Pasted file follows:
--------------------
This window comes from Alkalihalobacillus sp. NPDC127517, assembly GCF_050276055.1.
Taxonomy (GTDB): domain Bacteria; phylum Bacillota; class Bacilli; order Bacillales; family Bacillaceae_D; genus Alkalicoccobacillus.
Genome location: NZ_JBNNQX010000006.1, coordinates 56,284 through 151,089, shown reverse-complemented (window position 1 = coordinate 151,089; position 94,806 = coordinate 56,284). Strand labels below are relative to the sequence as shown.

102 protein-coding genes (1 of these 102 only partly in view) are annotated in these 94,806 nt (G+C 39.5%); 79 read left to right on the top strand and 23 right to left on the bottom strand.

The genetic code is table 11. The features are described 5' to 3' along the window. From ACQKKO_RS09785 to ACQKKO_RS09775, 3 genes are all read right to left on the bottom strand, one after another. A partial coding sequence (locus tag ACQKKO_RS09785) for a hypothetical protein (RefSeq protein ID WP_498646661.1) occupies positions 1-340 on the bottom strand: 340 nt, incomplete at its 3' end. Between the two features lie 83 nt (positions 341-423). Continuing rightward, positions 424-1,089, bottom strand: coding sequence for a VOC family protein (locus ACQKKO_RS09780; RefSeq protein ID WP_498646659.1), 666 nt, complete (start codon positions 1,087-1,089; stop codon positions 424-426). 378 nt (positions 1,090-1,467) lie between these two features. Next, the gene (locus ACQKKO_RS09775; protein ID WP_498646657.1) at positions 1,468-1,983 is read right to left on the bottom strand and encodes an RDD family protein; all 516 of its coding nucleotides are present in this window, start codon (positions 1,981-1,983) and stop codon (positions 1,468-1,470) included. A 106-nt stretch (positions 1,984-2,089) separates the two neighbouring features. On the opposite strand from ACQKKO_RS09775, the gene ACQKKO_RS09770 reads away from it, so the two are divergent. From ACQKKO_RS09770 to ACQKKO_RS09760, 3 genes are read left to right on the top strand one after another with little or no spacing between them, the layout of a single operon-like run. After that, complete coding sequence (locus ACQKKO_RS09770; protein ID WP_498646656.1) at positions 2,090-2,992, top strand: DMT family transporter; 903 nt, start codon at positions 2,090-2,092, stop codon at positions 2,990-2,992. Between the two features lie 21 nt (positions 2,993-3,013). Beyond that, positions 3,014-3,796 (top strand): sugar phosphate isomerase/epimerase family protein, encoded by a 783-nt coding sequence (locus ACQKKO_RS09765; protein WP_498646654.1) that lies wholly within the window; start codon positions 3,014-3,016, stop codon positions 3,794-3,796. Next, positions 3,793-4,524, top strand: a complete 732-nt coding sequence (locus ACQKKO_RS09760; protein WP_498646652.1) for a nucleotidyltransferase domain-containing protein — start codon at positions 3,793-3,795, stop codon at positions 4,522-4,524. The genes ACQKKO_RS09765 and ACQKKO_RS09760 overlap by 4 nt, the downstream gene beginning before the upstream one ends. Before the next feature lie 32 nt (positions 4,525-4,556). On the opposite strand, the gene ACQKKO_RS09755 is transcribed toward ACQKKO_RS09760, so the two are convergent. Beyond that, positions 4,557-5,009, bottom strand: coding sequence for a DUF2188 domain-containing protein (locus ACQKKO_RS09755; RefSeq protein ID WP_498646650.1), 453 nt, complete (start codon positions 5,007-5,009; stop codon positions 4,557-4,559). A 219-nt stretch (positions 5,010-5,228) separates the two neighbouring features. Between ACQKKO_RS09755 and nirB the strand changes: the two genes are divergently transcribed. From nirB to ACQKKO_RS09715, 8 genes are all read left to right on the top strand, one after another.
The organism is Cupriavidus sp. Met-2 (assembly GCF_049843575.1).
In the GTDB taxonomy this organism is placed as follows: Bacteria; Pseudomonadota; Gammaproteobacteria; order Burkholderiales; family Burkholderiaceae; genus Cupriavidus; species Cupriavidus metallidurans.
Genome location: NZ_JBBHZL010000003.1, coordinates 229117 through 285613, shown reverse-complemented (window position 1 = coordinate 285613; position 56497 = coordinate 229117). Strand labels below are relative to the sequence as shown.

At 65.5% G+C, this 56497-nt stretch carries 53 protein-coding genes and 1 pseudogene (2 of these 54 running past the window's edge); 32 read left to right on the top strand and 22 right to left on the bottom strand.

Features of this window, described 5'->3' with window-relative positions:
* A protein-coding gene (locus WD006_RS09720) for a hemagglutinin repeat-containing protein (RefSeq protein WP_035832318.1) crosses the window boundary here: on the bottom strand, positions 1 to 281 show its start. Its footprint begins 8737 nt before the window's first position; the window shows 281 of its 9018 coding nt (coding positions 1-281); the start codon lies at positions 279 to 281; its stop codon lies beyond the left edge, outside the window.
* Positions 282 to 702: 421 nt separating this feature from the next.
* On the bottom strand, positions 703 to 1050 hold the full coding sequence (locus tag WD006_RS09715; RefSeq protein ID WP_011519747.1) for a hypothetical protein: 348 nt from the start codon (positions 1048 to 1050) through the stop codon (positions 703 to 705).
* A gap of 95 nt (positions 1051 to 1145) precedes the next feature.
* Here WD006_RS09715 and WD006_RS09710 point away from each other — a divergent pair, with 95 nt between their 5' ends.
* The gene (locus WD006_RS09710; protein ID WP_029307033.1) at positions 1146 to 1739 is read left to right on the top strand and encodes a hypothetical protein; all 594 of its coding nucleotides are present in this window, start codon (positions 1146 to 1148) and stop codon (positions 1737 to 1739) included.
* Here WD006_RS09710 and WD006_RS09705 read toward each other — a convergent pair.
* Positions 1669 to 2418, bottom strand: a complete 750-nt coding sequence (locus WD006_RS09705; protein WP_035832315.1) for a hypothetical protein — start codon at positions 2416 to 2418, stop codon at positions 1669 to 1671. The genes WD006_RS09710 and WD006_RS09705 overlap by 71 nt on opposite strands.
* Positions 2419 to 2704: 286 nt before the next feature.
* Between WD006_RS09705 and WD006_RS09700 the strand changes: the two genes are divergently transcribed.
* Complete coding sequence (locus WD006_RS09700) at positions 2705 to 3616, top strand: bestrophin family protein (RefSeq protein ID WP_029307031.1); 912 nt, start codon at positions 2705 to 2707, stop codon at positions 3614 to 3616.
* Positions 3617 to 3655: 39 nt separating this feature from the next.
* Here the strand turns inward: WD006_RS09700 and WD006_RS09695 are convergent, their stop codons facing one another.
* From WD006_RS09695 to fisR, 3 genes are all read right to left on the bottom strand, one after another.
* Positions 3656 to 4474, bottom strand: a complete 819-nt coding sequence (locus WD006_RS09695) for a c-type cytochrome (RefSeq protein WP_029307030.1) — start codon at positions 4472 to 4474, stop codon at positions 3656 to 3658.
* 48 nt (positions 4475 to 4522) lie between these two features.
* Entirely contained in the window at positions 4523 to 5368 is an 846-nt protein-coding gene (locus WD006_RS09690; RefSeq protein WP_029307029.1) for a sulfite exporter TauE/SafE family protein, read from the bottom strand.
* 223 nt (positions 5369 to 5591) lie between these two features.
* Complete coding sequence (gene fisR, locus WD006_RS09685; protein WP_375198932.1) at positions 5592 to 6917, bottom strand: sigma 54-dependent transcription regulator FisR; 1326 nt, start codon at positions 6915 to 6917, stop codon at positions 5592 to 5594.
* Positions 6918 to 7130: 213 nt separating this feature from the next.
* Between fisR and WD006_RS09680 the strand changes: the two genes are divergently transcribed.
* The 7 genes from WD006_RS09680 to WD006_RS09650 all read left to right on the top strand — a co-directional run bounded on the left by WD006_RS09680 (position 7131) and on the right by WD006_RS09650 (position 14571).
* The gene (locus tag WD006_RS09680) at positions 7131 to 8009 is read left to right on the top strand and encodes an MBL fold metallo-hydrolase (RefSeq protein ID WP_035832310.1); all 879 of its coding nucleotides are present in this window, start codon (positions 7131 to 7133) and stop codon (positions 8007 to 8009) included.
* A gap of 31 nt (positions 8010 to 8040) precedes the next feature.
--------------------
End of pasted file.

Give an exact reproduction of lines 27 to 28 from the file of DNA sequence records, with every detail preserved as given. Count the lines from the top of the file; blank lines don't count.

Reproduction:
* Entirely contained in the window at positions 4523 to 5368 is an 846-nt protein-coding gene (locus WD006_RS09690; RefSeq protein WP_029307029.1) for a sulfite exporter TauE/SafE family protein, read from the bottom strand.
* 223 nt (positions 5369 to 5591) lie between these two features.